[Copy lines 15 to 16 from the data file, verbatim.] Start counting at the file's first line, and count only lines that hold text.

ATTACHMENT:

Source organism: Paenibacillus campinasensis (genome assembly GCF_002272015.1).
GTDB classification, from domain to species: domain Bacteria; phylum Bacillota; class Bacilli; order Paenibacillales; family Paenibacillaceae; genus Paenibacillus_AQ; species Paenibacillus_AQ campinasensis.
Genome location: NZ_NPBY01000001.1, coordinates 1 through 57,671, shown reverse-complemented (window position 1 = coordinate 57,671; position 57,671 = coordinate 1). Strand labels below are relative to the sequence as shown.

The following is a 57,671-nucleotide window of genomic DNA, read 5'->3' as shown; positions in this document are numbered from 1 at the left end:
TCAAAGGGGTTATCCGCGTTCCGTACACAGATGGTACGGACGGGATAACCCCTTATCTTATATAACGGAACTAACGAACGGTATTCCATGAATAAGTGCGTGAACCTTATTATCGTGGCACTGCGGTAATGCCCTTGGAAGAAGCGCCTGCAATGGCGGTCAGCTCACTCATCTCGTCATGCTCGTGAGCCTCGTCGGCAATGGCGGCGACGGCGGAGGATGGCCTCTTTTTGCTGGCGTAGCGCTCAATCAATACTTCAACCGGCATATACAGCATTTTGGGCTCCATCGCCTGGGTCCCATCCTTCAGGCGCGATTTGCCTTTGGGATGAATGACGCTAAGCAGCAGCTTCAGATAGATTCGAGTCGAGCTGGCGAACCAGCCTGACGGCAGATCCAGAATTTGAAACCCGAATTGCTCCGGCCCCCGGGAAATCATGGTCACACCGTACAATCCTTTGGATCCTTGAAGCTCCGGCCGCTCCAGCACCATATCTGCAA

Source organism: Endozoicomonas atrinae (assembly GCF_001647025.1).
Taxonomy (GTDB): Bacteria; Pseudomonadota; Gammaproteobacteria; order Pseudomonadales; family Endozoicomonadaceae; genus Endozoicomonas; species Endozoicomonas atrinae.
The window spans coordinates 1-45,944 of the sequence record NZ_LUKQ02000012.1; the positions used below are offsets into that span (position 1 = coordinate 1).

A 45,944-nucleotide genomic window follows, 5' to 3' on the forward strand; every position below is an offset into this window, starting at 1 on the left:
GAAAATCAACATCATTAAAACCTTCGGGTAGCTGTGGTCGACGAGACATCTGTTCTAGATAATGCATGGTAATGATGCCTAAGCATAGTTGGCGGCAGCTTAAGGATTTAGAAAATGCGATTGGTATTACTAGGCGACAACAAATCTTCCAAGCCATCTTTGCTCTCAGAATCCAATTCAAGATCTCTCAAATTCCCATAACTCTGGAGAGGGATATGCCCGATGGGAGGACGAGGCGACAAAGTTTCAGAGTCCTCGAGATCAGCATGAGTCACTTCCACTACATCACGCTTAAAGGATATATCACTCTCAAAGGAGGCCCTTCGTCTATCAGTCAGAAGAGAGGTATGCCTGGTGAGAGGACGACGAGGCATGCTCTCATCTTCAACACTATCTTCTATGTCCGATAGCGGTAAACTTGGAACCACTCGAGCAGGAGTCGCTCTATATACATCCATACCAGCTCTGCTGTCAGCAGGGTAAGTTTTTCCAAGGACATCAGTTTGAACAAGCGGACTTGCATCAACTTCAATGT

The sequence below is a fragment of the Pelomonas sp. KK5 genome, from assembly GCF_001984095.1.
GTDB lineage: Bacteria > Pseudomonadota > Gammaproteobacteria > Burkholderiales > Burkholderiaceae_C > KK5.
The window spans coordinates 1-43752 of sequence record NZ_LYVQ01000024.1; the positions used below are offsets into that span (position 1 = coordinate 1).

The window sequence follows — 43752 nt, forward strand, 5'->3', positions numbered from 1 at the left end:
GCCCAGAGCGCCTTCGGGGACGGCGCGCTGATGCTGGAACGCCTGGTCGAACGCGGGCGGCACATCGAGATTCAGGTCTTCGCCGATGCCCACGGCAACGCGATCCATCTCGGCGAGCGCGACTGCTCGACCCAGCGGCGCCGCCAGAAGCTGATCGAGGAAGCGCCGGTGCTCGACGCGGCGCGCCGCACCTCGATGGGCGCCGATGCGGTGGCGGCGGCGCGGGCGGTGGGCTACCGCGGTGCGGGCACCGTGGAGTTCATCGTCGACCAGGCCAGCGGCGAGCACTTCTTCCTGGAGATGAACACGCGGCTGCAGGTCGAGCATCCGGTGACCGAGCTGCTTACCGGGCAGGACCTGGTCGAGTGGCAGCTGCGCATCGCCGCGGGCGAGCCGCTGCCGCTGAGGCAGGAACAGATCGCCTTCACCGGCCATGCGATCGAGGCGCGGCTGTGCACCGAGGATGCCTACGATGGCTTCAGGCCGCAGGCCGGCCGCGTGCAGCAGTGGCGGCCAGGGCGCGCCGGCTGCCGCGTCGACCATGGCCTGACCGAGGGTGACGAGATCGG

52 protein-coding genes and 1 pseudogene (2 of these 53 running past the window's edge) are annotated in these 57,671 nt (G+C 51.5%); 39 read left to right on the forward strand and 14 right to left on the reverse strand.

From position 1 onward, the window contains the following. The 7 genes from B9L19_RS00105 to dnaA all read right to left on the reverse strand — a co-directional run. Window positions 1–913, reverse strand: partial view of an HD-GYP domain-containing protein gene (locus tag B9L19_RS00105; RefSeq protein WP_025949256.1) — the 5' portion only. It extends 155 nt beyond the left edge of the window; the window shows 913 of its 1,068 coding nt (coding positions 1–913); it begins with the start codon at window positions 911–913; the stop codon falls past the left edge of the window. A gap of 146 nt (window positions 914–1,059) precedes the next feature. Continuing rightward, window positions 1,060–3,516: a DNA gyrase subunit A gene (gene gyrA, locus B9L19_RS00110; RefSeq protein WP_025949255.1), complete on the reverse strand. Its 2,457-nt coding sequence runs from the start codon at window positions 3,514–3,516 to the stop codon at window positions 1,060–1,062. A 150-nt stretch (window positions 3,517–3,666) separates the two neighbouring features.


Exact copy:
GCCCAGAGCGCCTTCGGGGACGGCGCGCTGATGCTGGAACGCCTGGTCGAACGCGGGCGGCACATCGAGATTCAGGTCTTCGCCGATGCCCACGGCAACGCGATCCATCTCGGCGAGCGCGACTGCTCGACCCAGCGGCGCCGCCAGAAGCTGATCGAGGAAGCGCCGGTGCTCGACGCGGCGCGCCGCACCTCGATGGGCGCCGATGCGGTGGCGGCGGCGCGGGCGGTGGGCTACCGCGGTGCGGGCACCGTGGAGTTCATCGTCGACCAGGCCAGCGGCGAGCACTTCTTCCTGGAGATGAACACGCGGCTGCAGGTCGAGCATCCGGTGACCGAGCTGCTTACCGGGCAGGACCTGGTCGAGTGGCAGCTGCGCATCGCCGCGGGCGAGCCGCTGCCGCTGAGGCAGGAACAGATCGCCTTCACCGGCCATGCGATCGAGGCGCGGCTGTGCACCGAGGATGCCTACGATGGCTTCAGGCCGCAGGCCGGCCGCGTGCAGCAGTGGCGGCCAGGGCGCGCCGGCTGCCGCGTCGACCATGGCCTGACCGAGGGTGACGAGATCGG

52 protein-coding genes and 1 pseudogene (2 of these 53 running past the window's edge) are annotated in these 57,671 nt (G+C 51.5%); 39 read left to right on the forward strand and 14 right to left on the reverse strand.